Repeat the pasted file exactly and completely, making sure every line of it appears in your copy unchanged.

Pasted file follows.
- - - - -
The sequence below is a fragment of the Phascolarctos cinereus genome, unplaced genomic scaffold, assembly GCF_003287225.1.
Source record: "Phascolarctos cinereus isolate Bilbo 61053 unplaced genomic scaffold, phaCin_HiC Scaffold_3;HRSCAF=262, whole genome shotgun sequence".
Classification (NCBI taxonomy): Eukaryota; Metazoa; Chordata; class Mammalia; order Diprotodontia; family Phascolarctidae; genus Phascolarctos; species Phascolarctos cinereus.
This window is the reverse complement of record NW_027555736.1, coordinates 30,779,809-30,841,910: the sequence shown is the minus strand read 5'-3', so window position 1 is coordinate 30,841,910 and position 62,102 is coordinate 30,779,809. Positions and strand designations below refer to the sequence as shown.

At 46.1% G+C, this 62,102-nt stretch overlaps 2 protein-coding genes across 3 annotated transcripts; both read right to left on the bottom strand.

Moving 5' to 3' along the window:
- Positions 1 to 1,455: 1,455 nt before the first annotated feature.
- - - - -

The sequence below is a fragment of the Phascolarctos cinereus genome, unplaced genomic scaffold, assembly GCF_003287225.1.
Source record: "Phascolarctos cinereus isolate Bilbo 61053 unplaced genomic scaffold, phaCin_HiC Scaffold_3;HRSCAF=262, whole genome shotgun sequence".
Classification (NCBI taxonomy): Eukaryota; Metazoa; Chordata; class Mammalia; order Diprotodontia; family Phascolarctidae; genus Phascolarctos; species Phascolarctos cinereus.
This window is the reverse complement of record NW_027555736.1, coordinates 30,779,809-30,841,910: the sequence shown is the minus strand read 5'-3', so window position 1 is coordinate 30,841,910 and position 62,102 is coordinate 30,779,809. Positions and strand designations below refer to the sequence as shown.

At 46.1% G+C, this 62,102-nt stretch overlaps 2 protein-coding genes across 3 annotated transcripts; both read right to left on the bottom strand.

Moving 5' to 3' along the window:
- Positions 1 to 1,455: 1,455 nt before the first annotated feature.